British regulators are looking to prioritize stablecoins rather than cryptocurrencies, according to the Economic Secretary to the Treasury, John Glen. Authorities in the U.K. are seeing stablecoins could pose threats to financial stability. The country’s financial services minister, therefore, believes intervening over the crypto market is less important for now. Glen delivered his remarks while addressing a conference organized by City & Financial Global, Reuters reported.
British Regulators Believe Stablecoins Pose More Threat than Cryptocurrencies
Speaking at a City & Financial conference Tuesday, Economic Secretary to the Treasury John Glen said stablecoins could pose a threat to the economy.
Financial stability could be threatened if a private company ends up monopolizing the market.
“There is the potential for some firms to swiftly achieve dominance and crowd out other players, due to their ability to scale and plug into existing online services,” Glen said.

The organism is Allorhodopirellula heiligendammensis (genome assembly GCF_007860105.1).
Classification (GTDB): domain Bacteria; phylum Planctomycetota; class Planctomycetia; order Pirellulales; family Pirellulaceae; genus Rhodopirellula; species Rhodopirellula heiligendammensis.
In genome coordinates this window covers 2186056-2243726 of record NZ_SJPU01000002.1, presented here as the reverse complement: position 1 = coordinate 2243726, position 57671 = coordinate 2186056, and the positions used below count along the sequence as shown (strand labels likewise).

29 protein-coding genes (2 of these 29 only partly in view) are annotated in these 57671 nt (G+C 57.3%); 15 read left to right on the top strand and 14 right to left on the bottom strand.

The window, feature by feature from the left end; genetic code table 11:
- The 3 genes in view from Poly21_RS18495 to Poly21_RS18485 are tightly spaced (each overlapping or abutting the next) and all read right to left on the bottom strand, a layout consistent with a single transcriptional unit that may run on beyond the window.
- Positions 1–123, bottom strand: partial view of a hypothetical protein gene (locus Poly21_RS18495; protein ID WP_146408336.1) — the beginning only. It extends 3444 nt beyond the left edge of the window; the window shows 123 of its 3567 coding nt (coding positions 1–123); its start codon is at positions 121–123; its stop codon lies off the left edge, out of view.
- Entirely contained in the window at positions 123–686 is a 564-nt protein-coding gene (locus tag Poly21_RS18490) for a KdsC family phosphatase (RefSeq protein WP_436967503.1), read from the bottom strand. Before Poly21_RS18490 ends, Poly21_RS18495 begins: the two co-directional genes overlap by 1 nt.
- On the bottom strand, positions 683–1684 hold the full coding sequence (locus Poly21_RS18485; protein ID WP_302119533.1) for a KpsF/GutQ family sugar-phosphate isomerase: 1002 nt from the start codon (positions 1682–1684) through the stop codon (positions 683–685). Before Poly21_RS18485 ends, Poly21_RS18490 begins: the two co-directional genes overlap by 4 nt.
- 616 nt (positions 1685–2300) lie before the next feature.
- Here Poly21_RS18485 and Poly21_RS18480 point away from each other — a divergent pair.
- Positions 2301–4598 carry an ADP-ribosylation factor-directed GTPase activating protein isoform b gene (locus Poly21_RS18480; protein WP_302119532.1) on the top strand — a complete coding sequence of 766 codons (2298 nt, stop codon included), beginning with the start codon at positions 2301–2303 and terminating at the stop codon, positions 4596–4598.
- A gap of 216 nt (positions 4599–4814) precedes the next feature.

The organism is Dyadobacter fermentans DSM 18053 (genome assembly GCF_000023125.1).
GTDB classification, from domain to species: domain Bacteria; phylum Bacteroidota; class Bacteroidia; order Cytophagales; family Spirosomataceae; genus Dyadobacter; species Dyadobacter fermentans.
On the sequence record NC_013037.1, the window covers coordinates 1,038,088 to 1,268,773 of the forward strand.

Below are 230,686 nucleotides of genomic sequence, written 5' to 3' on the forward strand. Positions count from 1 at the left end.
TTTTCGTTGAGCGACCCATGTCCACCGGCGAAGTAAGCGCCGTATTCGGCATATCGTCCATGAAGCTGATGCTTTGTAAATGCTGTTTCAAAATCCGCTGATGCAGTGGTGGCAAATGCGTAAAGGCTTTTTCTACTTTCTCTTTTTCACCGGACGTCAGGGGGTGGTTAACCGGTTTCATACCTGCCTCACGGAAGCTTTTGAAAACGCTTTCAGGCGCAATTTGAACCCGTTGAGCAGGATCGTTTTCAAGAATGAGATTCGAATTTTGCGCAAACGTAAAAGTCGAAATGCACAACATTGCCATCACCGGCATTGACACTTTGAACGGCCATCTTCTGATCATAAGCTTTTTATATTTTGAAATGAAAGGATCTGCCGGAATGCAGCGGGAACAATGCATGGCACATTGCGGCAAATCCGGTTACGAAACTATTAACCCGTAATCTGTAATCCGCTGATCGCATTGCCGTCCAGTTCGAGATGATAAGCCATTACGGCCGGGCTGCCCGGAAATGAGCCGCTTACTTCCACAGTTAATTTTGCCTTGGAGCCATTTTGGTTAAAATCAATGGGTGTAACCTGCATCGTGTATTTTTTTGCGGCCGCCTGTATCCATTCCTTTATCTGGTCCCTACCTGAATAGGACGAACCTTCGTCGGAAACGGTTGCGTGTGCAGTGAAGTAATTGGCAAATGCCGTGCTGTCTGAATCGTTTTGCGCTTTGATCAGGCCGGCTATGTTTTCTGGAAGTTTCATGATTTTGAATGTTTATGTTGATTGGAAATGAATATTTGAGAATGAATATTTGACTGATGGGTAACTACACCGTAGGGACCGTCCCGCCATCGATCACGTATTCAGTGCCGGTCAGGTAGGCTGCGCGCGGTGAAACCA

It is likely that a stablecoin monopoly was made in reference to Facebook’s Diem. Announced by Facebook in June 2019 as Libra, the proposed Diem stablecoin was met with criticisms from regulators worldwide over its global presence potentially disrupting the world economy.
Glen said that Britain isn’t looking for suppressing innovation, but the country had a “once-in-a-generation opportunity here to make vast strides in the efficiency of financial services, and ultimately benefit consumers and the economy as a whole.”
Stablecoins Could Monopolize the Markets
British regulators prioritizing stablecoins over the crypto market, in general, is due to fears of monopolies emerging in the market based on the limited number of stablecoin services.
Stablecoins are a new type of cryptocurrencies designed to offer price stability, backed by a reserve asset. They have become the largest component of cryptocurrencies through trading volume, Glen said to Reuters. While no stablecoin is currently dominating the market that could eventually happen, he said.
Meanwhile, a consultation paper was released by the U.K. Treasury at the beginning of this year to collect feedback on regulating stablecoins and cryptocurrencies.